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It took barely 24 hours before what is believed to be the first lawsuit  under the Massachusetts Equal Pay Act (“MEPA”) to be filed.  On Monday morning, July 2, suit was filed on behalf of Elizabeth Rowe, principal flautist for the Boston Symphony Orchestra, in Suffolk County Superior Court.  Rowe was hired for the role by the BSO in 2004, and the lawsuit claims that she has asked for years to be paid the same as the principal oboe player, a male.  She alleges that the role of principal oboe is the one most comparable to her position and that paying her some $70,000 less per year amounts to a violation of MEPA.

Continue Reading First Lawsuit Filed Under Massachusetts Equal Pay Act

A bill just passed by the Massachusetts House and Senate, with uncharacteristic speed and bipartisan support, has been touted as a “grand bargain,” meant to circumvent political wrangling over several contentious ballot questions slated to be put before the voters this fall. The wide-ranging bill establishes paid family and medical leave, raises the minimum wage, and eliminates premium Sunday pay, among other things. The bill now goes to Governor Baker, who is expected to sign the measure into law. Continue Reading Massachusetts Legislators’ “Grand Bargain” Establishes Paid Medical Leave and Increases Minimum Wage

The U.S. Department of Labor recently initiated a nationwide pilot program referred to as the Payroll Audit Independent Determination (“PAID”) program.  The stated purpose of the program is to facilitate resolution of potential overtime and minimum wage violations under the Fair Labor Standards Act (“FLSA”).  The expectation is that FLSA claims will resolve more expeditiously and without litigation thus improving employer compliance with wage and hour laws and getting back wages to employees more quickly.

Continue Reading Are Businesses Ready to Turn Themselves In to the DOL?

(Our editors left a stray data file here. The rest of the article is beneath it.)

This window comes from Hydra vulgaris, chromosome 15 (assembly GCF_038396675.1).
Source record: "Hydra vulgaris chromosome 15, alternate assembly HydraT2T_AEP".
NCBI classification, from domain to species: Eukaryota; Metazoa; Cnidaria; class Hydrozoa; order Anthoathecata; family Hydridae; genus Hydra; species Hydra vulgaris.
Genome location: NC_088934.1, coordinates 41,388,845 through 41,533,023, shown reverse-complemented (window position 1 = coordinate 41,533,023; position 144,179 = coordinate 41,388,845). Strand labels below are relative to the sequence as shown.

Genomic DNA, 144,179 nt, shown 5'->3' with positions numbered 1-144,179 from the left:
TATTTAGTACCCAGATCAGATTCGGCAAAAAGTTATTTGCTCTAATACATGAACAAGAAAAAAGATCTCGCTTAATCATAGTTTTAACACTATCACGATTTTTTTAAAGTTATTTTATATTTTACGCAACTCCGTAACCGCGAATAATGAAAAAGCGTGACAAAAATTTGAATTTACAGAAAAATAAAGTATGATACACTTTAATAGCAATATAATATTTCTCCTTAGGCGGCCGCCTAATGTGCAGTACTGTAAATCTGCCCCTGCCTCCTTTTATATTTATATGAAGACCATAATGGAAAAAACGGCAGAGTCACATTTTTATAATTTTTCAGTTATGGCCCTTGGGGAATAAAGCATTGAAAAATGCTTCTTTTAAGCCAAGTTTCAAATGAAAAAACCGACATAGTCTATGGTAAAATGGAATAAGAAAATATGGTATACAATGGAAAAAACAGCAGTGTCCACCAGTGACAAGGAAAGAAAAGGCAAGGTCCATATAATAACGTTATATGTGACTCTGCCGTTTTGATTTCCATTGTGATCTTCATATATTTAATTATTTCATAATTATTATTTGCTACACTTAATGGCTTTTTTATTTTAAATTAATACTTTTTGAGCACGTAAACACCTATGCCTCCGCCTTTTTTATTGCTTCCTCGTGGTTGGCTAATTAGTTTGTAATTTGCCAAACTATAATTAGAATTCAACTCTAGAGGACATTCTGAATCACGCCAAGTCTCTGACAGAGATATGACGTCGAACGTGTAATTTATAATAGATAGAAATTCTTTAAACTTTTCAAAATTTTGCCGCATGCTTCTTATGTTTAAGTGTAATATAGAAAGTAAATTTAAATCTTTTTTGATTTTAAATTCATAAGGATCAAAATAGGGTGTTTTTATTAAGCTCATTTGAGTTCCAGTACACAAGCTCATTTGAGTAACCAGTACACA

This week, the Massachusetts Supreme Judicial Court ruled that unused accrued sick time does not constitute “wages” that must be paid upon termination under the Massachusetts Wage Act.  This decision, Mui v. Massachusetts Port Authority, resolves a previously unsettled question in Massachusetts wage and hour law.

Continue Reading Massachusetts High Court Rules That Unused Accrued Sick Time Is Not “Wages”

Last week, the Department of Labor issued new guidance on whether interns are “employees” covered by the Fair Labor Standards Act’s minimum wage and overtime provisions.  In the updated guidance, the DOL has adopted the “primary beneficiary test,” first applied by the U.S. Court of Appeals for the Second Circuit in 2015, and used by a growing number of courts in recent years.

Continue Reading DOL Issues New Guidance on Unpaid Internships

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Photo: OTA Photos via Flickr (CC by SA 2.0)

One of the key provisions of the new Massachusetts Equal Pay Act (which goes into effect on July 1, 2018) is that it prohibits employers from requiring prospective employees to disclose their salary history.  The reasoning behind this provision is as follows:  if employers are allowed to ask applicants about their salary history, and base compensation on the answers to those questions, applicants who have been on the receiving end of discriminatory pay practices in the past will continue to be hampered by past pay inequity throughout their careers.  If employers cannot base pay on what an applicant made previously, so the thinking goes, employers will have to set pay based on what the job is worth.

Continue Reading New Survey Shows How Questions About Prior Salary Harm Female Job Applicants